I often write my blog posts and articles whilst travelling on either a train or an aeroplane. Although I can also be found hunched over my laptop keyboard in hotel rooms at twilight hours, the confined space of a metal tube travelling at high speeds is the perfect environment for me to commit my thoughts into words.
The irony (life is full of so many of them) in me choosing to make use of travelling time to write about my favourite subject, is that the experience of travelling on either a train or an aeroplane is rarely one that I will remember.
I am currently sitting on a Virgin train service on my way to London. Just over two hours of travelling time. This will be the tenth time I have used the service in 2018. In 2017, I travelled on the train to London approximately 25 times. 35 trips – 70 trains – in one and a half years.
I do not remember a single one.
In 2017, I flew on 85 aircraft. In 2018, to date, I have flown on 51 – 136 aeroplanes in one and a half years.
I remember three.
‘So what?’, you might ask. I can not blame you for doing so. I am not sharing my travelling record to receive adulation or sympathy. I am sharing these hard, cold facts to make a point. Having travelled on 206 trains and aeroplanes during an 18-month period, I can only recall my experience of doing so on three occasions – three! Of the three I remember, two were dreadful, one was lovely.
The point behind the fact is this – my travel experiences – much like anyone else – are almost entirely ones that fulfil only one thing – basic functional requirements. In every case (albeit not always as promised), the trains and aeroplanes I travelled on succeeded in getting me to my chosen location. A rather important customer need. As the core purpose of any passenger transport company should be underpinned by achieving the most fundamental need of their customers, this fact is not surprising.
If I delve deeper into the individual experiences on 206 trains and aeroplanes, the ‘facts’ become more interesting. These are some of the memories I recall from my 206 journeys, although I cannot exactly remember when most of them occurred:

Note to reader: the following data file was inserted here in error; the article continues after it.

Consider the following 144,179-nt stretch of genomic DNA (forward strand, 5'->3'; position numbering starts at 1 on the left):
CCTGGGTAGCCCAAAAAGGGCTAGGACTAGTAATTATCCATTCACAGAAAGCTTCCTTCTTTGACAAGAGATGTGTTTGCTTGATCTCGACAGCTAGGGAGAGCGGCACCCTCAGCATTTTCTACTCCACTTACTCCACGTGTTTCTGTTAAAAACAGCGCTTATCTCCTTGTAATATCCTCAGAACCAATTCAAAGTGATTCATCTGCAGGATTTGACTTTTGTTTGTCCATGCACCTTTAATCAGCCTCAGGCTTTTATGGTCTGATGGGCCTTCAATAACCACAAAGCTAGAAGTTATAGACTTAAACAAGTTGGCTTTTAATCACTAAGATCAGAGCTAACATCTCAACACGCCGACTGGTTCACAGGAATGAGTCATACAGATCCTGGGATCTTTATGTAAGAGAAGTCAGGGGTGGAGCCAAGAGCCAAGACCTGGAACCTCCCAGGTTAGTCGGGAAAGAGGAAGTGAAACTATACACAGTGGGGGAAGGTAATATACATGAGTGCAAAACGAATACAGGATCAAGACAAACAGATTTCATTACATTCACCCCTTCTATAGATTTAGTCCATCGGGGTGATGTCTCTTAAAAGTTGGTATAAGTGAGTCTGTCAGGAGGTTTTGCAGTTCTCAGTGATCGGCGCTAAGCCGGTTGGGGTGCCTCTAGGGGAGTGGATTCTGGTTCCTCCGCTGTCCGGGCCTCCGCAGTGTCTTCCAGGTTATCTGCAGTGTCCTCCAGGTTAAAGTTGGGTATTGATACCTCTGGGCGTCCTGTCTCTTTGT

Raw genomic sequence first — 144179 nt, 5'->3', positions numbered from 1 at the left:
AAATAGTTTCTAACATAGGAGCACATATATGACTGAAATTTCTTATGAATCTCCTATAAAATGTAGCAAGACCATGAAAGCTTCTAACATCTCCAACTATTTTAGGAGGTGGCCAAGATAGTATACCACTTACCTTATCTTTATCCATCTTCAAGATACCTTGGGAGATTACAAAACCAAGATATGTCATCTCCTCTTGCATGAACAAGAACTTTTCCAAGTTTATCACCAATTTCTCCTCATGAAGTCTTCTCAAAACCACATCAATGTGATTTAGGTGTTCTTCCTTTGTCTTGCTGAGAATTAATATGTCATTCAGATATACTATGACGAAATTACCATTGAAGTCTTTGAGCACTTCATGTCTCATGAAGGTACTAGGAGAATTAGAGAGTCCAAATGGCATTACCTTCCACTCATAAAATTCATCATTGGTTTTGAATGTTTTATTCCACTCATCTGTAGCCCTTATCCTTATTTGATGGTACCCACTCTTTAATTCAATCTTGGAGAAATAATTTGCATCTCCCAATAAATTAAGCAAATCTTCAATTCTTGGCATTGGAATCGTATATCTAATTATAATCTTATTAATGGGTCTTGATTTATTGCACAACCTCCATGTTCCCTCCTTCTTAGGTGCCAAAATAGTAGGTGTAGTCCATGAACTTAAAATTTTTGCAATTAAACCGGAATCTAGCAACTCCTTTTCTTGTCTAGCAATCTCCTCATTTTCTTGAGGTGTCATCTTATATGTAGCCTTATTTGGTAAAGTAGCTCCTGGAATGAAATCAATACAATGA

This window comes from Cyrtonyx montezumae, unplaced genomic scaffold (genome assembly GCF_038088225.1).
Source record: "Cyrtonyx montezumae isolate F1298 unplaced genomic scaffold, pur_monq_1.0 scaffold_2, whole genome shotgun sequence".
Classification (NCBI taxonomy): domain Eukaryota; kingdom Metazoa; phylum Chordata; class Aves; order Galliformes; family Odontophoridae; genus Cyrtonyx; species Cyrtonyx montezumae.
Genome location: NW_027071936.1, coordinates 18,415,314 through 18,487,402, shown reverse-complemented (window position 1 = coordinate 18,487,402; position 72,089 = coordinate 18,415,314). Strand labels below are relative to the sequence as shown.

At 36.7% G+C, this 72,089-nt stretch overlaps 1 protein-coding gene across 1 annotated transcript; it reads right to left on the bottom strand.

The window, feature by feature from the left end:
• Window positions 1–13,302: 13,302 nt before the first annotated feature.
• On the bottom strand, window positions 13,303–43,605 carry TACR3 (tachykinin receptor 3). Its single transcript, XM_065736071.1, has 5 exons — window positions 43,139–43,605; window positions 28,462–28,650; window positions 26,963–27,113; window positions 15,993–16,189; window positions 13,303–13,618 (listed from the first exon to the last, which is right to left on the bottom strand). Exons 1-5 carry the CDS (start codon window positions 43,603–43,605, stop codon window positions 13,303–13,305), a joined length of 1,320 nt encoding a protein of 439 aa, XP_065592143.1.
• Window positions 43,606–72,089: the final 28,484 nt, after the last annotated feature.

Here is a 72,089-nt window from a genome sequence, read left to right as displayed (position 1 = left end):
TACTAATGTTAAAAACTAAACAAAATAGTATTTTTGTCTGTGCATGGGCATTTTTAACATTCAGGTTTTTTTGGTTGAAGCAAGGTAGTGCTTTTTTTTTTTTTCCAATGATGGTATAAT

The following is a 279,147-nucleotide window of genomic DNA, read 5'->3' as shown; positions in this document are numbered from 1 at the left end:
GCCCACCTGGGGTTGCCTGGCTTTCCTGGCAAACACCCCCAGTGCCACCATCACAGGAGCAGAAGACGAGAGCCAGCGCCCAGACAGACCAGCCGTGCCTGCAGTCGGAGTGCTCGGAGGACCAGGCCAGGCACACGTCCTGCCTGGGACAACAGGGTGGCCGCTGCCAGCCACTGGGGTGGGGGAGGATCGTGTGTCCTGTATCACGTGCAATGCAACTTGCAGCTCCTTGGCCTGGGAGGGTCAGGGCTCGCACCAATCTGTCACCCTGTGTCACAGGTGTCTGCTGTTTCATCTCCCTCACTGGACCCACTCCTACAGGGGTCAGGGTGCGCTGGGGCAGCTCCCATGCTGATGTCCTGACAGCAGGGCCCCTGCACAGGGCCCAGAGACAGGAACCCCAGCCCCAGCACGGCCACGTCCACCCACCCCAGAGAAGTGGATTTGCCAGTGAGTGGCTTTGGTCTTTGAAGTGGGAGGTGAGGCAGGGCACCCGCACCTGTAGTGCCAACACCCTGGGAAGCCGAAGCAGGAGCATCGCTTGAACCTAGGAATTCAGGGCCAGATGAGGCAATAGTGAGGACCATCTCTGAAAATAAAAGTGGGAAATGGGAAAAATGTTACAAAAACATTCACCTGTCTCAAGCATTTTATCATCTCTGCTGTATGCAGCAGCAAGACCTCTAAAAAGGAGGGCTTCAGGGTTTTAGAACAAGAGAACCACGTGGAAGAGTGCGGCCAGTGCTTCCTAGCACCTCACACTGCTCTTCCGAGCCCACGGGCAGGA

- I liked it when Virgin trains enabled me to book my trip and retrieve my ticket entirely on my smartphone – it makes things so much easier
- The guard on a Virgin train I travelled on last year was incredibly rude
- The member of cabin crew who greeted me and my family on an Emirates flight from Dubai to Mauritius was really lovely – welcoming and caring
- An aeroplane I travelled on was really old
- An aeroplane I travelled on was brand new
- I still have not received an apology for the 17-hour delay I endured with Emirates
- I was impressed with the sincere apology for the 30-minute delay I experienced with Emirates
- The Air France pilot who introduced himself to his passengers by standing at the front of the aeroplane was fantastic
- It is so irritating that I always seem to be given excuses for things going wrong?
- The crew on many of my trips look so bored and disinterested
- The crew on some of my trips are really engaged with their passengers
I could go on. Some of these memories relate to more than one journey. They are a good summary of the kinds of things I can recall – although as I have already stated, not necessarily attribute to a specific journey.